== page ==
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Railroad Postal Items
Some areas of railroadiana collecting represent a convergence of more than one interest. Railroad postal items are a case in point -- a combination of interest in railroads and postal operations or philately.
For more than a century, U.S. railroading and the U.S. Post Office had a strong and mutually beneficial association. Dating back to before the Civil War, the government realized that railroads offered a highly efficient means of transporting mail, and in 1838 legislation was passed declaring every railroad a postal route. Soon, the Railway Post Office or RPO was born, embodied in railway cars that were part of passenger train consists and that were equipped for sorting mail enroute. A special occupation evolved -- the railway post office clerk -- who could sort mail accurately and efficiently in a swaying railway car traveling at passenger train speeds. By the latter decades of the 20th Century, trucks and airlines began to replace railroads as the primary means of transporting mail, and although some mail still travels by rail, the Railway Post Office has passed into history. Here is a website devoted to information on Railway Post Offices.
Today's collectors of railroad postal memorabilia pay particular attention to cancellations on envelopes that were done by RPO's as well as meter cancellations with a railroad theme. Included here are first-day and last-day covers that bracket the history of a particular RPO route. There are other items related to railroad postal operations as well including postcards, other types of paper, and hardware items.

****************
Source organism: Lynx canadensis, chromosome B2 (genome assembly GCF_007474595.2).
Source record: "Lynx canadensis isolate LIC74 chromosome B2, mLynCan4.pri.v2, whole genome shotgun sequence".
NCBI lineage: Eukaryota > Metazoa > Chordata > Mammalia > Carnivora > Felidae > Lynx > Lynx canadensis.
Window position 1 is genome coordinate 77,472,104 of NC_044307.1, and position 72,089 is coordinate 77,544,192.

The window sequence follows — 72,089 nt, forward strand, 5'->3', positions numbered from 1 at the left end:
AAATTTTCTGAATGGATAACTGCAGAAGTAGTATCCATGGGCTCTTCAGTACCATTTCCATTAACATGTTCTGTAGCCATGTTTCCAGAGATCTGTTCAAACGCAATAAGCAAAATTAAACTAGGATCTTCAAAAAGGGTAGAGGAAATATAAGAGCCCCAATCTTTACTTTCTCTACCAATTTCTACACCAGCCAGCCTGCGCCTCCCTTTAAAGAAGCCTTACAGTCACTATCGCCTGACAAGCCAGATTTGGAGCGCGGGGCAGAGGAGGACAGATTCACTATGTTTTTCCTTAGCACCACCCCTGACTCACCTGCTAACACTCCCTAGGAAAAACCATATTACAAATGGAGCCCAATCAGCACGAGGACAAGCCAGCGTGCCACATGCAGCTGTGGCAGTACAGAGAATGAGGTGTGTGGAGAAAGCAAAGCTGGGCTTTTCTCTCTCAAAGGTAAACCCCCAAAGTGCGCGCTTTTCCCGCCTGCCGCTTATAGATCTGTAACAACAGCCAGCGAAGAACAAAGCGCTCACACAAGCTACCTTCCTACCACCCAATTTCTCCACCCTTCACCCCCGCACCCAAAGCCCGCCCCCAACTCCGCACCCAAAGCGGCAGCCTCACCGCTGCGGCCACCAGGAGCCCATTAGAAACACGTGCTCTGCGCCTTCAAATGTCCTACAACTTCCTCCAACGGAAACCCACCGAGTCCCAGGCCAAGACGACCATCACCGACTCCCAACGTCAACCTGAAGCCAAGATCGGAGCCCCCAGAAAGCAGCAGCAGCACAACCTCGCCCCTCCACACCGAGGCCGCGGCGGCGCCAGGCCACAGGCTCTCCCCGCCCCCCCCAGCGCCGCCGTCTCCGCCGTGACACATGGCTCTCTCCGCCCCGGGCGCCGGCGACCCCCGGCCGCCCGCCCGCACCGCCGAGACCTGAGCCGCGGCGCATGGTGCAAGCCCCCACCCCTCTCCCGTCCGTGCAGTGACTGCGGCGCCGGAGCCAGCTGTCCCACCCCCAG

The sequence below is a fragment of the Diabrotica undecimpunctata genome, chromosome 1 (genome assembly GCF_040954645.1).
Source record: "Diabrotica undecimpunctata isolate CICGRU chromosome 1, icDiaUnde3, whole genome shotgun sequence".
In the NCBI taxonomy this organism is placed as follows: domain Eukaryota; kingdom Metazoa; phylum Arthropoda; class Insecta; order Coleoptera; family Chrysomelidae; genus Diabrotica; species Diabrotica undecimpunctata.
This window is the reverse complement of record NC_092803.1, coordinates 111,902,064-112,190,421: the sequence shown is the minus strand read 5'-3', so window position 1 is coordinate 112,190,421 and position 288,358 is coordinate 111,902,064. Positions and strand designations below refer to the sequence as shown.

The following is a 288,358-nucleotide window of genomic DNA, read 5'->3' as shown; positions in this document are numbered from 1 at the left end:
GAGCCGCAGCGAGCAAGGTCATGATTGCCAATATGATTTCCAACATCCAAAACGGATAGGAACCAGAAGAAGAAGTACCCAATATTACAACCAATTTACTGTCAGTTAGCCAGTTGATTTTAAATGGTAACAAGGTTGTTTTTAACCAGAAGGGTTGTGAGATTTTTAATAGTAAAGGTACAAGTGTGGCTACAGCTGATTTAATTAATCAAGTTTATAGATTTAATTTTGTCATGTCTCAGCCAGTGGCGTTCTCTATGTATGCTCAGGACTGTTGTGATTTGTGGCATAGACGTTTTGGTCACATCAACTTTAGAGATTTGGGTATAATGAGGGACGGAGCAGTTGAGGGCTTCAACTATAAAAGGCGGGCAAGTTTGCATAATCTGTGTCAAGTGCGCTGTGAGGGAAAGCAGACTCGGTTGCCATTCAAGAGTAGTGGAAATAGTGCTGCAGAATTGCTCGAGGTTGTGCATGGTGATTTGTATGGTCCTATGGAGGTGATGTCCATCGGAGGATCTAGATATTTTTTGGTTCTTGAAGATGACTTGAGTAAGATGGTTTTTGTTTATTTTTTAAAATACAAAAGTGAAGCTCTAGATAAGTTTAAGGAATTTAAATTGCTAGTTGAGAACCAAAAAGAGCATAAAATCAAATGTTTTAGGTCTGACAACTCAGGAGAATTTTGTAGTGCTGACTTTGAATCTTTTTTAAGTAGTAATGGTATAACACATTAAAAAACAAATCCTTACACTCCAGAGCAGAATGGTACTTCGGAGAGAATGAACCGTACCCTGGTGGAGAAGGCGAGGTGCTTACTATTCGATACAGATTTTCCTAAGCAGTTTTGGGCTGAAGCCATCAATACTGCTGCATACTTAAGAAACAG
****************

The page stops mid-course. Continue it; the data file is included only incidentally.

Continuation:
On this page are shown a number of railroad-related "slogan" meters. These were frankings or imprints that not only indicated postal value but also provided a bit of advertising for the railroad. To show detail, the images are big so they may take some time to download on a slow internet connection. We thank Howard Lucas (email: firstname.lastname@example.org) for providing these images.
Perforated Stamps: We received a question on our Q&A Board in Fall, 2009 about a stamp with a "PRR" perforation, standing for the Pennsylvania Railroad. The question (#1724) asked what this special perforation was about. One of our viewers responded with the following: " It seems there is a society for every kind of stamp collector; the 'Perfin Society' deals just with stamps like yours with extra hole patterns punched thru them. Since stamps are otherwise like cash (eminently stealable) the holes provided railroad companies and many others --worldwide-- with security to make sure their stamps were properly used. I suspect any PRR employee caught putting your marked stamp on personal mail would lose his job for the 3 cent convenience. See writeup of this phenomenon -- it mentions PRR and other railroads specifically. Postage meters which mark the mail with the sender co.'s ID have long since made this unnecessary."
Source: Klamkin, Charles. Railroadiana: A Collector's Guide to Railroad Memorabilia. Funk & Wagnalls, New York, 1976.